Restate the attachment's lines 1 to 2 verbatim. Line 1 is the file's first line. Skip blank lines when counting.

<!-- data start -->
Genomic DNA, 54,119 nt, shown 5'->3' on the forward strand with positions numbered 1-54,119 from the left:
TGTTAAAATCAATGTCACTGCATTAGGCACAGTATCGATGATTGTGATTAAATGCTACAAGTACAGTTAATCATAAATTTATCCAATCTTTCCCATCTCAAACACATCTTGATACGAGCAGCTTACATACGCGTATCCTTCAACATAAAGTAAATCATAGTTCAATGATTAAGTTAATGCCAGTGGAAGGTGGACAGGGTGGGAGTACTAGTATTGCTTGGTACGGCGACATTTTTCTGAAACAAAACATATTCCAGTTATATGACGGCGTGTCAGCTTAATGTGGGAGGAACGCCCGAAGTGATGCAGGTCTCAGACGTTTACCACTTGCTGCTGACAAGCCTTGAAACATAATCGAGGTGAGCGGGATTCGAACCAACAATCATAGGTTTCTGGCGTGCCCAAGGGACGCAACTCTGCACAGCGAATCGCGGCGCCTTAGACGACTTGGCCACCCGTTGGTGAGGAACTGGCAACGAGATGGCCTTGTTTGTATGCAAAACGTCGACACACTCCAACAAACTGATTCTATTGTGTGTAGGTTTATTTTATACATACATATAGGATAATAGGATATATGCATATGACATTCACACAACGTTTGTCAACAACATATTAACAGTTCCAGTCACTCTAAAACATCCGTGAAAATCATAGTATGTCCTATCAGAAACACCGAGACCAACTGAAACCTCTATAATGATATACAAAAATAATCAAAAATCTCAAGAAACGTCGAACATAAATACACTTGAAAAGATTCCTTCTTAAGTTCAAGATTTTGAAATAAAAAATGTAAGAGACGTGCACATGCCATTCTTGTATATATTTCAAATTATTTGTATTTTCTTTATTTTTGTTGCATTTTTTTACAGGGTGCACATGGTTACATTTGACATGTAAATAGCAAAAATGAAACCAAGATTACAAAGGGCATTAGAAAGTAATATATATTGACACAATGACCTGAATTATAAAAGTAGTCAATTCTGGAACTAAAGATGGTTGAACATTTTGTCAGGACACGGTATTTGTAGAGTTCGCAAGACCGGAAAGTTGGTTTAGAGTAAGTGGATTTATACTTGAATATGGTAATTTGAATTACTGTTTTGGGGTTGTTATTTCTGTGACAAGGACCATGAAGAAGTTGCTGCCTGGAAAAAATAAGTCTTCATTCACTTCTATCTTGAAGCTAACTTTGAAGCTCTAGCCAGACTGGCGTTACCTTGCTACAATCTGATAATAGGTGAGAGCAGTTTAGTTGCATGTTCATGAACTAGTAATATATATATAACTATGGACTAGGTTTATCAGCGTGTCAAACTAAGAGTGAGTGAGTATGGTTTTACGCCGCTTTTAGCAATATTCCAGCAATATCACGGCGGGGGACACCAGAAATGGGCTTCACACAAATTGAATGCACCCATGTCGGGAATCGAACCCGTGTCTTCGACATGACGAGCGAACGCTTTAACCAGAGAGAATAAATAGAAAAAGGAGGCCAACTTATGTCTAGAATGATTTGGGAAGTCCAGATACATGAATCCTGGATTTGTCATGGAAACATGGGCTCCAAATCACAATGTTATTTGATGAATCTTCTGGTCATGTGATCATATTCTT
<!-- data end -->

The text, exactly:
Genomic DNA, 54,119 nt, shown 5'->3' on the forward strand with positions numbered 1-54,119 from the left:
TGTTAAAATCAATGTCACTGCATTAGGCACAGTATCGATGATTGTGATTAAATGCTACAAGTACAGTTAATCATAAATTTATCCAATCTTTCCCATCTCAAACACATCTTGATACGAGCAGCTTACATACGCGTATCCTTCAACATAAAGTAAATCATAGTTCAATGATTAAGTTAATGCCAGTGGAAGGTGGACAGGGTGGGAGTACTAGTATTGCTTGGTACGGCGACATTTTTCTGAAACAAAACATATTCCAGTTATATGACGGCGTGTCAGCTTAATGTGGGAGGAACGCCCGAAGTGATGCAGGTCTCAGACGTTTACCACTTGCTGCTGACAAGCCTTGAAACATAATCGAGGTGAGCGGGATTCGAACCAACAATCATAGGTTTCTGGCGTGCCCAAGGGACGCAACTCTGCACAGCGAATCGCGGCGCCTTAGACGACTTGGCCACCCGTTGGTGAGGAACTGGCAACGAGATGGCCTTGTTTGTATGCAAAACGTCGACACACTCCAACAAACTGATTCTATTGTGTGTAGGTTTATTTTATACATACATATAGGATAATAGGATATATGCATATGACATTCACACAACGTTTGTCAACAACATATTAACAGTTCCAGTCACTCTAAAACATCCGTGAAAATCATAGTATGTCCTATCAGAAACACCGAGACCAACTGAAACCTCTATAATGATATACAAAAATAATCAAAAATCTCAAGAAACGTCGAACATAAATACACTTGAAAAGATTCCTTCTTAAGTTCAAGATTTTGAAATAAAAAATGTAAGAGACGTGCACATGCCATTCTTGTATATATTTCAAATTATTTGTATTTTCTTTATTTTTGTTGCATTTTTTTACAGGGTGCACATGGTTACATTTGACATGTAAATAGCAAAAATGAAACCAAGATTACAAAGGGCATTAGAAAGTAATATATATTGACACAATGACCTGAATTATAAAAGTAGTCAATTCTGGAACTAAAGATGGTTGAACATTTTGTCAGGACACGGTATTTGTAGAGTTCGCAAGACCGGAAAGTTGGTTTAGAGTAAGTGGATTTATACTTGAATATGGTAATTTGAATTACTGTTTTGGGGTTGTTATTTCTGTGACAAGGACCATGAAGAAGTTGCTGCCTGGAAAAAATAAGTCTTCATTCACTTCTATCTTGAAGCTAACTTTGAAGCTCTAGCCAGACTGGCGTTACCTTGCTACAATCTGATAATAGGTGAGAGCAGTTTAGTTGCATGTTCATGAACTAGTAATATATATATAACTATGGACTAGGTTTATCAGCGTGTCAAACTAAGAGTGAGTGAGTATGGTTTTACGCCGCTTTTAGCAATATTCCAGCAATATCACGGCGGGGGACACCAGAAATGGGCTTCACACAAATTGAATGCACCCATGTCGGGAATCGAACCCGTGTCTTCGACATGACGAGCGAACGCTTTAACCAGAGAGAATAAATAGAAAAAGGAGGCCAACTTATGTCTAGAATGATTTGGGAAGTCCAGATACATGAATCCTGGATTTGTCATGGAAACATGGGCTCCAAATCACAATGTTATTTGATGAATCTTCTGGTCATGTGATCATATTCTT